As of January 2007, only two peer-reviewed studies have been published on the alleged condition.[16][17] In the studies, Donini et al. define orthorexia nervosa as a "maniacal obsession for healthy foods" and propose several diagnostic criteria.[16] Sufferers of orthorexia often display symptoms consistent with obsessive-compulsive disorder and have an exaggerated concern with healthy eating patterns. Like anorexia, however, these obsessive-compulsive symptoms may be an effect of starvation rather than a cause of the disorder.[18] A diagnostic questionnaire has been developed for orthorexia sufferers, similar to questionnaires for other eating disorders.[17] Some questions concerning those who may be suffering from orthorexia provided by Davis on the WebMD (2000) website are: Do they spend more than 3 hours a day thinking about healthy foods? When they eat the way they're supposed to, do they feel in total control? Are they planning tomorrow's menu today? Has the quality of their life decreased as the quality of their diet increased? Have they become stricter with themselves? Does their self-esteem get a boost from eating healthy? Do they look down on others who don't eat this way? Do they skip foods they once enjoyed in order to eat the "right" foods? Does their diet make it difficult for them to eat anywhere but at home, distancing them from family and friends? Do they feel guilt or self-loathing when they stray from their diet? If yes was answered to two or more questions, the person may have a mild case of orthorexia.[13]

Symptoms and theory[edit]

Orthorexia nervosa is characterized by an obsession with avoiding foods perceived to be unhealthy.[19] It is important to differentiate between healthy individuals who choose specific diets for any number of reasons, and those who exhibit obsessive compulsive behavior that leads to an unhealthy condition or lifestyle. What tips the balance from being committed to healthy eating and having orthorexia is the extreme limitation and obsession in food selection. Orthorexics find themselves being unable to take part in everyday activities. They isolate themselves and often become intolerant of other people's views about food and health.[20] This obsession for healthy foods could come from a number of sources such as family habits, societal trends, economic problems, recent illness, or even just hearing something negative about a food type or group, which then leads them to ultimately eliminate the food or foods from their diet.[9]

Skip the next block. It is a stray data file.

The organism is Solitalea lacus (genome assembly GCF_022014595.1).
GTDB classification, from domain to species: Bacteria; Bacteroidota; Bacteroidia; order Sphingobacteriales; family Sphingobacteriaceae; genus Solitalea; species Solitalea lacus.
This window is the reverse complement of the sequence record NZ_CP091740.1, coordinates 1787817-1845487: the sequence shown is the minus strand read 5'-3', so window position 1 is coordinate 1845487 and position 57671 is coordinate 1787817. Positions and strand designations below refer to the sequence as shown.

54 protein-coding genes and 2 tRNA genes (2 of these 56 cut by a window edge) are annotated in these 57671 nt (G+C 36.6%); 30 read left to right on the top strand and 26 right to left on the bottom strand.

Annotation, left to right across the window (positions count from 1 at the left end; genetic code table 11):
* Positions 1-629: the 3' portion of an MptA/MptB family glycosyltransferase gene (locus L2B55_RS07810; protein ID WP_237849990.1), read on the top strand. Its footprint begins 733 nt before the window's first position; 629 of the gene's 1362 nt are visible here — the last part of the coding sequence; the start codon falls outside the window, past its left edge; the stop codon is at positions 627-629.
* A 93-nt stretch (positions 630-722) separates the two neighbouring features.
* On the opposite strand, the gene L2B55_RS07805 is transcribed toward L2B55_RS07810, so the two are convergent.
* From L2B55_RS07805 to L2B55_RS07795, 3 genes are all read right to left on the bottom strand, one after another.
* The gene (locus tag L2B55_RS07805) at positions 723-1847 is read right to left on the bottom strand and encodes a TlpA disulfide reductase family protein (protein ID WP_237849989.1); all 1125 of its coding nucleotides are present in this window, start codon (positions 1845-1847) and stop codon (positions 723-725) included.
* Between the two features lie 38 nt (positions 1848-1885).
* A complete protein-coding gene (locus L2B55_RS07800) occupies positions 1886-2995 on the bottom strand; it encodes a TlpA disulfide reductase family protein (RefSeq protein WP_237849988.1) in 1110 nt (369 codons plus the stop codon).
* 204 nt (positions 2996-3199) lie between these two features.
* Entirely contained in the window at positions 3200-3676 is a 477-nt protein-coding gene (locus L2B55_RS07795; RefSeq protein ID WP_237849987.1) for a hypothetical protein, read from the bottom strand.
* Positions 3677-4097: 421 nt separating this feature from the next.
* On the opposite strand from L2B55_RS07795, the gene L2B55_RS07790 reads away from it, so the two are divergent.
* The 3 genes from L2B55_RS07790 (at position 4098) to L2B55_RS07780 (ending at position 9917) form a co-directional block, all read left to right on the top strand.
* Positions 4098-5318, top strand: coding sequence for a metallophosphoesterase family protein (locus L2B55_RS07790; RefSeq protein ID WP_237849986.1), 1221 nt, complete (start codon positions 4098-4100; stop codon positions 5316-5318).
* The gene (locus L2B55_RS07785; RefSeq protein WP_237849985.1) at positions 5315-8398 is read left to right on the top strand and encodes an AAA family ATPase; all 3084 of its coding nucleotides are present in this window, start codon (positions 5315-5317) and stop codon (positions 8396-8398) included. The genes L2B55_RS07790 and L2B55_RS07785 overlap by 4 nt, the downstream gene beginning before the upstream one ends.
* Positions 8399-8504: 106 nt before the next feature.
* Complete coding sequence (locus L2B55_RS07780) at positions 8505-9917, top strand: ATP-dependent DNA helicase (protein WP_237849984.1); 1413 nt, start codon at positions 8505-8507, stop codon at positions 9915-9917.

ON seems to be more common in men than in women and in those with a lower level of education.[16]


Results across scientific findings have yet to find a definitive conclusion to support whether nutrition students and professionals are at higher risk than other population subgroups, due to differing results in the research literature. There are only a few notable scientific works that, in an attempt to explore the breadth and depth of the still vaguely-understood illness, have tried to identify which groups in society are most vulnerable to its onset.[21] This includes a 2008 German study,[22] which based its research on the widespread suspicion that the most nutritionally-informed, such as university nutrition students, are a potential high-risk group for eating disorders, due to a substantial accumulation of knowledge on food and its relationship to health; the idea being that the more one knows about health, the more likely an unhealthy fixation about being healthy can develop. This study also inferred that orthorexic tendencies may even fuel a desire to study the science, indicating that many within this field might suffer from the disorder before commencing the course. However the results found that the students in the study, upon initial embarkation of their degree, did not have higher orthorexic values than other non-nutrition university students, and thus the report concluded that further research is needed to clarify the relationship between food-education and the onset of ON.